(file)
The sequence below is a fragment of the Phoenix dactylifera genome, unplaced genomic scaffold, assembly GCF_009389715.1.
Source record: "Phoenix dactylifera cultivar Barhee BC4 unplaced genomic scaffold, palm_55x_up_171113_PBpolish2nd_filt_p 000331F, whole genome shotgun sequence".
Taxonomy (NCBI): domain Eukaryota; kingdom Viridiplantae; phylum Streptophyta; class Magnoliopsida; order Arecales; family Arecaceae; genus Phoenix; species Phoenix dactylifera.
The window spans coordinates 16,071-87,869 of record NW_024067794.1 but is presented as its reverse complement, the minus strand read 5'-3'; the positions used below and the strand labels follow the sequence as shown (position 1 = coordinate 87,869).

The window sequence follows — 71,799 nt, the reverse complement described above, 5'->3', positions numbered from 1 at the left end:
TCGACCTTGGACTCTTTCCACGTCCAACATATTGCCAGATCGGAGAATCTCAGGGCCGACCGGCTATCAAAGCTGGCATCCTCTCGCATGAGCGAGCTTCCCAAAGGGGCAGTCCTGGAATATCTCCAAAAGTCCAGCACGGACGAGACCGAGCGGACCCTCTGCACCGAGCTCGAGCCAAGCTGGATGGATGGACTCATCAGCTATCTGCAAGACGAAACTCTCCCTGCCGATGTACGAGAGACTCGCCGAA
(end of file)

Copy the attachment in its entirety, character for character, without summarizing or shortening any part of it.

The sequence below is a fragment of the Phoenix dactylifera genome, unplaced genomic scaffold, assembly GCF_009389715.1.
Source record: "Phoenix dactylifera cultivar Barhee BC4 unplaced genomic scaffold, palm_55x_up_171113_PBpolish2nd_filt_p 000331F, whole genome shotgun sequence".
Taxonomy (NCBI): domain Eukaryota; kingdom Viridiplantae; phylum Streptophyta; class Magnoliopsida; order Arecales; family Arecaceae; genus Phoenix; species Phoenix dactylifera.
The window spans coordinates 16,071-87,869 of record NW_024067794.1 but is presented as its reverse complement, the minus strand read 5'-3'; the positions used below and the strand labels follow the sequence as shown (position 1 = coordinate 87,869).

The window sequence follows — 71,799 nt, the reverse complement described above, 5'->3', positions numbered from 1 at the left end:
TCGACCTTGGACTCTTTCCACGTCCAACATATTGCCAGATCGGAGAATCTCAGGGCCGACCGGCTATCAAAGCTGGCATCCTCTCGCATGAGCGAGCTTCCCAAAGGGGCAGTCCTGGAATATCTCCAAAAGTCCAGCACGGACGAGACCGAGCGGACCCTCTGCACCGAGCTCGAGCCAAGCTGGATGGATGGACTCATCAGCTATCTGCAAGACGAAACTCTCCCTGCCGATGTACGAGAGACTCGCCGAA